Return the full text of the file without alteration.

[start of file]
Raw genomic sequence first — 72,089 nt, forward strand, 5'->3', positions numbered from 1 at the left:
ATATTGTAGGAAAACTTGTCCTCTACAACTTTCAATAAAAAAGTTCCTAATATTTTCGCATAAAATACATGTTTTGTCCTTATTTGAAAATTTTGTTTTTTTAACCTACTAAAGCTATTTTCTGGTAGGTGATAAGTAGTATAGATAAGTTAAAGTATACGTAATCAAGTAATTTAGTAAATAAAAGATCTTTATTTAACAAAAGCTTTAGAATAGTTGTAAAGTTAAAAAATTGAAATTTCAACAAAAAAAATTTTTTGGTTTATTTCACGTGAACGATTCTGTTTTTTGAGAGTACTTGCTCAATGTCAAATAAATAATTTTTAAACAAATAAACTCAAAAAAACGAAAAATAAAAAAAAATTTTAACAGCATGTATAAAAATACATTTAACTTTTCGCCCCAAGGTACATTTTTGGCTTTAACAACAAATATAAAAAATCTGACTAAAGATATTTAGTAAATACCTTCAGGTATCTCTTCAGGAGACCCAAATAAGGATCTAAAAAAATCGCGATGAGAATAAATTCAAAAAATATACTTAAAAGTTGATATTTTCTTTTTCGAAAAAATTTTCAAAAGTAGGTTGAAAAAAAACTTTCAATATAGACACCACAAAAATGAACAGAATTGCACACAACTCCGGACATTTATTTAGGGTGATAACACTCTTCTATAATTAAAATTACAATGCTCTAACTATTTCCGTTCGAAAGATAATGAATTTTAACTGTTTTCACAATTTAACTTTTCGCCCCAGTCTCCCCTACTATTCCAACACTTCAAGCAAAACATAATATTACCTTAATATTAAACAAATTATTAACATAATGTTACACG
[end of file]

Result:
Raw genomic sequence first — 72,089 nt, forward strand, 5'->3', positions numbered from 1 at the left:
ATATTGTAGGAAAACTTGTCCTCTACAACTTTCAATAAAAAAGTTCCTAATATTTTCGCATAAAATACATGTTTTGTCCTTATTTGAAAATTTTGTTTTTTTAACCTACTAAAGCTATTTTCTGGTAGGTGATAAGTAGTATAGATAAGTTAAAGTATACGTAATCAAGTAATTTAGTAAATAAAAGATCTTTATTTAACAAAAGCTTTAGAATAGTTGTAAAGTTAAAAAATTGAAATTTCAACAAAAAAAATTTTTTGGTTTATTTCACGTGAACGATTCTGTTTTTTGAGAGTACTTGCTCAATGTCAAATAAATAATTTTTAAACAAATAAACTCAAAAAAACGAAAAATAAAAAAAAATTTTAACAGCATGTATAAAAATACATTTAACTTTTCGCCCCAAGGTACATTTTTGGCTTTAACAACAAATATAAAAAATCTGACTAAAGATATTTAGTAAATACCTTCAGGTATCTCTTCAGGAGACCCAAATAAGGATCTAAAAAAATCGCGATGAGAATAAATTCAAAAAATATACTTAAAAGTTGATATTTTCTTTTTCGAAAAAATTTTCAAAAGTAGGTTGAAAAAAAACTTTCAATATAGACACCACAAAAATGAACAGAATTGCACACAACTCCGGACATTTATTTAGGGTGATAACACTCTTCTATAATTAAAATTACAATGCTCTAACTATTTCCGTTCGAAAGATAATGAATTTTAACTGTTTTCACAATTTAACTTTTCGCCCCAGTCTCCCCTACTATTCCAACACTTCAAGCAAAACATAATATTACCTTAATATTAAACAAATTATTAACATAATGTTACACG